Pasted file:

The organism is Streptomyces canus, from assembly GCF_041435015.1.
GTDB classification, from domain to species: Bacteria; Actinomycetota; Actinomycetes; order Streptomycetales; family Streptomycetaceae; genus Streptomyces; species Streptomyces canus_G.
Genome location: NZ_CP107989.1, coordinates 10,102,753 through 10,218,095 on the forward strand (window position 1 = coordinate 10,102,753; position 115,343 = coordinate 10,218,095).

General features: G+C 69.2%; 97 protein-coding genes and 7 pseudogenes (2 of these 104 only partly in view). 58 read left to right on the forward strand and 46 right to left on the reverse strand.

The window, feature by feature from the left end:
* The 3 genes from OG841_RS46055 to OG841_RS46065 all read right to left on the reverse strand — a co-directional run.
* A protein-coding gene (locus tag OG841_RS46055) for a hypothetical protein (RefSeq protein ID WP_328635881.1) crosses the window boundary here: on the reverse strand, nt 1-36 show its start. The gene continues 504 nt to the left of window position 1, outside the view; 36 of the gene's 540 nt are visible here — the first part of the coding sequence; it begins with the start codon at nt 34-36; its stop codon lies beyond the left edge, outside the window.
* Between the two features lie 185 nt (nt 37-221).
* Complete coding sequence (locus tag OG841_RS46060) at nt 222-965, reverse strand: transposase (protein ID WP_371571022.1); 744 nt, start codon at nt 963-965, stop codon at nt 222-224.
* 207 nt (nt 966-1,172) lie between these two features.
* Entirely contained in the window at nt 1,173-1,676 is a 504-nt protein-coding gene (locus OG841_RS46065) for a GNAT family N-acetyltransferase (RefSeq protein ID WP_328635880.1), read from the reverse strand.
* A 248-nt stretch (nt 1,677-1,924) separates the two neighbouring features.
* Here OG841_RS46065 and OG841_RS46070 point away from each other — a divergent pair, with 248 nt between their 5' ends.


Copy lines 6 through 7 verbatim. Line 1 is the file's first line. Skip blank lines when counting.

* The 3 genes from OG841_RS46055 to OG841_RS46065 all read right to left on the reverse strand — a co-directional run.
* A protein-coding gene (locus tag OG841_RS46055) for a hypothetical protein (RefSeq protein ID WP_328635881.1) crosses the window boundary here: on the reverse strand, nt 1-36 show its start. The gene continues 504 nt to the left of window position 1, outside the view; 36 of the gene's 540 nt are visible here — the first part of the coding sequence; it begins with the start codon at nt 34-36; its stop codon lies beyond the left edge, outside the window.